“There’s this story out there: ‘We started when we fell out of the plane. We were destined for our adoptive families, and that we are just like you — we are exceptional. We are not like the other poor, undocumented communities that we were born from. And I had questions about that, even as a 5-year-old.”
— Laura Kunder, on being adopted from Korea by a white American family
Gazillion Voices, a Minnesota-based online magazine which was scheduled to launch Monday, aims to change the traditional narrative of global adoptions, by injecting race into the discussion, according to a piece on Minnesota Public Radio (MPR). Created by Kevin Vollmers, who was born in South Korea and adopted by a Minnesota family at age 7, the new magazine is designed to give voice to adult adoptees in defiance of a traditional narrative that focuses most on adoptive families and the babies they bring home, ignoring “what becomes of those babies.”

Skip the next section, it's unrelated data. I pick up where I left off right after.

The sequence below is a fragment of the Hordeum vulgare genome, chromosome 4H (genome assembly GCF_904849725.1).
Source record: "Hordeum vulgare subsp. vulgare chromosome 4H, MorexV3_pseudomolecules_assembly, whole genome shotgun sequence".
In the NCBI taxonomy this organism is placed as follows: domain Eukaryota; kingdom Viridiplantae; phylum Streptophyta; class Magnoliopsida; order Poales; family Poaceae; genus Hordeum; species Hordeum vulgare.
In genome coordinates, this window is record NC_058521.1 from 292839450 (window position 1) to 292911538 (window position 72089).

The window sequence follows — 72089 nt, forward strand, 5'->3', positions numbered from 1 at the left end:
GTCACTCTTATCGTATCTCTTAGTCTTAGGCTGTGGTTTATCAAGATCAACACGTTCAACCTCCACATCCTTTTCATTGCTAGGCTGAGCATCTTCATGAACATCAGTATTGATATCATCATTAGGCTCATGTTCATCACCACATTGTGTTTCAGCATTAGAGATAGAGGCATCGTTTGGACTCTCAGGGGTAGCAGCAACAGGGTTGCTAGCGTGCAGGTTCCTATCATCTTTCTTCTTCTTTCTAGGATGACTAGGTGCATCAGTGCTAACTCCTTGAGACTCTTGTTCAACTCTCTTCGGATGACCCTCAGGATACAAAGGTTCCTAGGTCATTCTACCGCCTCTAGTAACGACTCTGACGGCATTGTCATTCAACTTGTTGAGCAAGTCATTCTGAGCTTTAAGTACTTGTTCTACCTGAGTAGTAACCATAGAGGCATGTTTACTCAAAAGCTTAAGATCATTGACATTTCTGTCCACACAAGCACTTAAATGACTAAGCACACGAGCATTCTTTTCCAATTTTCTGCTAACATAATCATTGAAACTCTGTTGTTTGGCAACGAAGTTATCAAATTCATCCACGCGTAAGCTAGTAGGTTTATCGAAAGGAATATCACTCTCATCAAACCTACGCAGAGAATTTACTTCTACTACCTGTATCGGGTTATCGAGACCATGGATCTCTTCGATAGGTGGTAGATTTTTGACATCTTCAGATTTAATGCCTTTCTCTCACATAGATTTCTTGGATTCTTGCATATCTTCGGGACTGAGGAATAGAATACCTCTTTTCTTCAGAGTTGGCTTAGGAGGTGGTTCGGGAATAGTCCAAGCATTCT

Vollmer advocates preparing white families to raise children of color, saying:
“If you are going to place an African-American child in the middle of nowhere in northern Minnesota where they are going to be the ‘diversity,’ you best make sure there are resources available for those kids.”
Listen to the MPR report on Gazillion Voices.